Excercise will be good for him

I could hardly find anyone siding with the union in the New York transit strike. But then I found someone who walked the party line: James Wolcott.

  • daudder

    yeah, why should anyone willing to stand up for their beliefs and fight for its earned benefts, when we can get behind our government when it invades countries on specious reasons; regularly lies to the people; outs secret agents as a way to get back at its critics; spies on its citizens in order to protect them. Those transit workers are commies I tell ya.

  • http://tomwatson.typepad.com Tom

    Jeff – low, quite.
    Also, there’s me. And Steve Gilliard.
    And Ralph Kramden.

  • John

    To be honest, James doesn’t really strike me as a subway-riding type of guy — a subway sandwich gourging type yes, but not the kind of person who often, if ever, lets a Metrocard soil his hand, which would make it oh-so-much easier to side with TWU Local 100.

  • Gray

    I’ve read more about the strike now. And I’m surprised by a SurveyUSA poll by WAPC-TV, saying that 52% support the trike, error margin 3.5%. They must have some kind of reason for thinking this way. One may be that MTA s***ed up several times in the past. So maybe you should look deeper into the issue than just state that some relatively high paid media pros feel annoyed?

    For instance, retiring at 52 sounds comfortable, but how high are the payments after 52? Most of the retiring workers will have worked at MTA for decades, are the retiring payments significantly higher than in other companies? New York is an expensive city, workers have to earn more than in other regions to be able to live there, are the salaries at MTA higher than in other comparable jobs? Doesn’t the rigid strike laws for transportation workers imply that they have to get some kind of a compensation and doesn’t MTA have a higher obligation to get an agreement in arbitration? Why does MTA try to split the union by insisting on significantly worse retirement benefits for new workers only, why didn’t they try to raise retirement age for all, didn’t try to reach a compromise featuring a timetable?

    Lots of open questions that haven’t exactly been covered in the press and by angry NY bloggers like you at this moment. If you want to cover the topic in a fair way, imho you should spend more attention to details and background. Other readers seem to think the same.

  • Gray

    “an estimated first-day loss to the city’s economy of $400 million, to be followed by $300 million on each subsequent day” (thejournalnews.com)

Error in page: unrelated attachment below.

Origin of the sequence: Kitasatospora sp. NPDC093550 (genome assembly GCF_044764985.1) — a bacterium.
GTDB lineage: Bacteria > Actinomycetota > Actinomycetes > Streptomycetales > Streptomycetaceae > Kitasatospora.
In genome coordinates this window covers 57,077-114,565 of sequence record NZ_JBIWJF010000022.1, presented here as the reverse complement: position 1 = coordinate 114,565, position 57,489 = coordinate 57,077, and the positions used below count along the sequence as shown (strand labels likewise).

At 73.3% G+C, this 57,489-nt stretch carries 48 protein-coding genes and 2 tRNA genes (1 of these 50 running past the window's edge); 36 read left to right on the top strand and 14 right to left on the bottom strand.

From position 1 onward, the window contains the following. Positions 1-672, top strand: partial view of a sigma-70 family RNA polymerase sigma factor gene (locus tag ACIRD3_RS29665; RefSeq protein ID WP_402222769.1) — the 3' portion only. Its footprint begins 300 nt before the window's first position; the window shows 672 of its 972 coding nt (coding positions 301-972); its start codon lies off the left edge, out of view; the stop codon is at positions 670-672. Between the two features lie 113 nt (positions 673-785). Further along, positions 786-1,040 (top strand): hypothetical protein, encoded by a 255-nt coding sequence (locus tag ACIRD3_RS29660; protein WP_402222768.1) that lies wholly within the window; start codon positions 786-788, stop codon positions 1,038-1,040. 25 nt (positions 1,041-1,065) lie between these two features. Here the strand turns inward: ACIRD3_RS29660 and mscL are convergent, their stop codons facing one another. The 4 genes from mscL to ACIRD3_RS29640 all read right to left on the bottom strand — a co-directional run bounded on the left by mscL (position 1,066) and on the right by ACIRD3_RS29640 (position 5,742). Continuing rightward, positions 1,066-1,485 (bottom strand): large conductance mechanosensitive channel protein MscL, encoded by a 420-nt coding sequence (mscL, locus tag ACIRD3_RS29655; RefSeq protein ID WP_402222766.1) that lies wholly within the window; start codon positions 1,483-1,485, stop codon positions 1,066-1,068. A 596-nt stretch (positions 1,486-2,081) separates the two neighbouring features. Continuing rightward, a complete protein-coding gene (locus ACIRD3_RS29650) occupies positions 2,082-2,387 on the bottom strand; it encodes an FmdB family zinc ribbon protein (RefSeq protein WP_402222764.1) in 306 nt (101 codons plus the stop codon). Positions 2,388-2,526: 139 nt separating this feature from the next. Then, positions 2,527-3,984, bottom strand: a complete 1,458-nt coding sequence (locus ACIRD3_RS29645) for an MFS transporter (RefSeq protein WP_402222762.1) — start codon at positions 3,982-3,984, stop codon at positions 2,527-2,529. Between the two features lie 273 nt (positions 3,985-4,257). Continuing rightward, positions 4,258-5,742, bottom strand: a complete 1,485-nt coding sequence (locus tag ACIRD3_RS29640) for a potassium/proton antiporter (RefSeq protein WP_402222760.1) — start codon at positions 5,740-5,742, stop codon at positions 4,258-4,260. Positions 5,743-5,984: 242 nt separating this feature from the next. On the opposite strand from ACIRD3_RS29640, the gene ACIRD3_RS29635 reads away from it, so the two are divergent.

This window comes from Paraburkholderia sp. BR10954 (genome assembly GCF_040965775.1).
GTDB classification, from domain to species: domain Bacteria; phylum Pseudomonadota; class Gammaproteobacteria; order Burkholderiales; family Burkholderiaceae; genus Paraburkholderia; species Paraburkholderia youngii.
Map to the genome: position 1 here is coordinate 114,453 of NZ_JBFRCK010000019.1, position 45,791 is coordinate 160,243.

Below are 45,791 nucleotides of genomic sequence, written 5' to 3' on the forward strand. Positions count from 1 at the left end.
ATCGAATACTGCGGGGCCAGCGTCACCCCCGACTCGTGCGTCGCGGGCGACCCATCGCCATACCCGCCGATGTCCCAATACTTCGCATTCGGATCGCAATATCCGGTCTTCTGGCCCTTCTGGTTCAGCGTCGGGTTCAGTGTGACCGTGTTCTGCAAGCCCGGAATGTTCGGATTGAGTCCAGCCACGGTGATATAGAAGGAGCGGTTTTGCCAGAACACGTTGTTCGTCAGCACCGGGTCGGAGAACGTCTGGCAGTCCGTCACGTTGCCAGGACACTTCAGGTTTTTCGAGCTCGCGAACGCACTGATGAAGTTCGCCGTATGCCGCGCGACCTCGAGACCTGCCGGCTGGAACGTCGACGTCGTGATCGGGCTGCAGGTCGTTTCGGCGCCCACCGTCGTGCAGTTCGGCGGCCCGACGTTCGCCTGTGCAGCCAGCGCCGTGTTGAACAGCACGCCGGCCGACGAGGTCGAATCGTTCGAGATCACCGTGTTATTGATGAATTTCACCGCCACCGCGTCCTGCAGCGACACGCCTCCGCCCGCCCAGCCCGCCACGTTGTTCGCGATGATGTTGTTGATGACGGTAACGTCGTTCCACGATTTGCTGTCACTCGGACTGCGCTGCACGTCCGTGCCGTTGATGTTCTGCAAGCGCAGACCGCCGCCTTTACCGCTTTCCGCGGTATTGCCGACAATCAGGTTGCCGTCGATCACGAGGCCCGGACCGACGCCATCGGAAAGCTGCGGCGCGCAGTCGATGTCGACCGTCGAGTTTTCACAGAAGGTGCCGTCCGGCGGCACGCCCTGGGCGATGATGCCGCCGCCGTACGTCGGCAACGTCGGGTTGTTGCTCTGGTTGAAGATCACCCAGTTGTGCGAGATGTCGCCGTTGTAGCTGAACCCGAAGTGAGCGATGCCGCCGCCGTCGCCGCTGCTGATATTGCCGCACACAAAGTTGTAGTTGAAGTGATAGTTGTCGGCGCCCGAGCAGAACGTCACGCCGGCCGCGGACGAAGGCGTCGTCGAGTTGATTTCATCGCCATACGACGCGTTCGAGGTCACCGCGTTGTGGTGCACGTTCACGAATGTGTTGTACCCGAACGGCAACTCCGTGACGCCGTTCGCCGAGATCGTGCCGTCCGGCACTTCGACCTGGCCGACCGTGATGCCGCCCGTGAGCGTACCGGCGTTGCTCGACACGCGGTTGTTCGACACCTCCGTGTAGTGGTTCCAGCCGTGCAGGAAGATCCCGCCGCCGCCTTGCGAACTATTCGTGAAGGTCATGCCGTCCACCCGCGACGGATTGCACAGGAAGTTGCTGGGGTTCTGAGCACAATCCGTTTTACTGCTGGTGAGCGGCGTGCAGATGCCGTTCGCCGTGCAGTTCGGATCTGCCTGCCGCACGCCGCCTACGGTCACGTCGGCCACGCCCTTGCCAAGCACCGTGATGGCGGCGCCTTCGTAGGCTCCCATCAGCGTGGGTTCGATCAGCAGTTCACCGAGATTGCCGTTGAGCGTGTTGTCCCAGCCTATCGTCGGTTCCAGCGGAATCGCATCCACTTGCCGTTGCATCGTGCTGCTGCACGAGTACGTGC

I guess this dwarves the impact of any salary raise to MTA workers. So you have to ask, what’s the reason for MTA’s hard line position? Thishas to be Pataki’s decision (as most NewYorkers seem to agree), so what is driving him, ideological considerations? If this was about reducing the costs of workforce for MTA, why don’t they invest in automated systems and put a freeze on hiring new workers? It looks as though there is much more behind MTAs actions than meets the eye. Press and bloggers should look deeper into this instead of simply bashing the union without offering real background information.

  • Gray

    Aha!
    “Overall, New York’s pension plans are relatively generous in comparison with other municipalities, prompting a Citizens Budget Commission study released in April to urge a redesign of retirement benefits for the city’s public employees.
    The MTA’s plan could be a key step to the type of redesign the report recommends.”

    “Regardless of the outcome, a ripple effect will likely happen, said Mr. McMahon, the former Pataki aide. “Even if management doesn’t succeed in this case, the mere fact that they’ve given the issue so much visibility may provide an important push for the issue in Albany, which is the only place where pensions can actually be changed,” he said.” nysun.com

    So the union may be not far from the truth in accusing MTA of deliberately proposing a red herring offering to TWU to let the negotiations fail.

    And on the other hand, regarding the legality of the strike, an interesting sniplet from Toussaints open letter to Bloomberg:
    “You must hope everyone has forgotten your biography: “Bloomberg on Bloomberg.” You boast on Page 59 on how you started your rise to great wealth, great enough to enable you to buy the Mayor’s office twice. You set up your office “…all without permission, violating every fire law, building code and union regulation on the books.” ”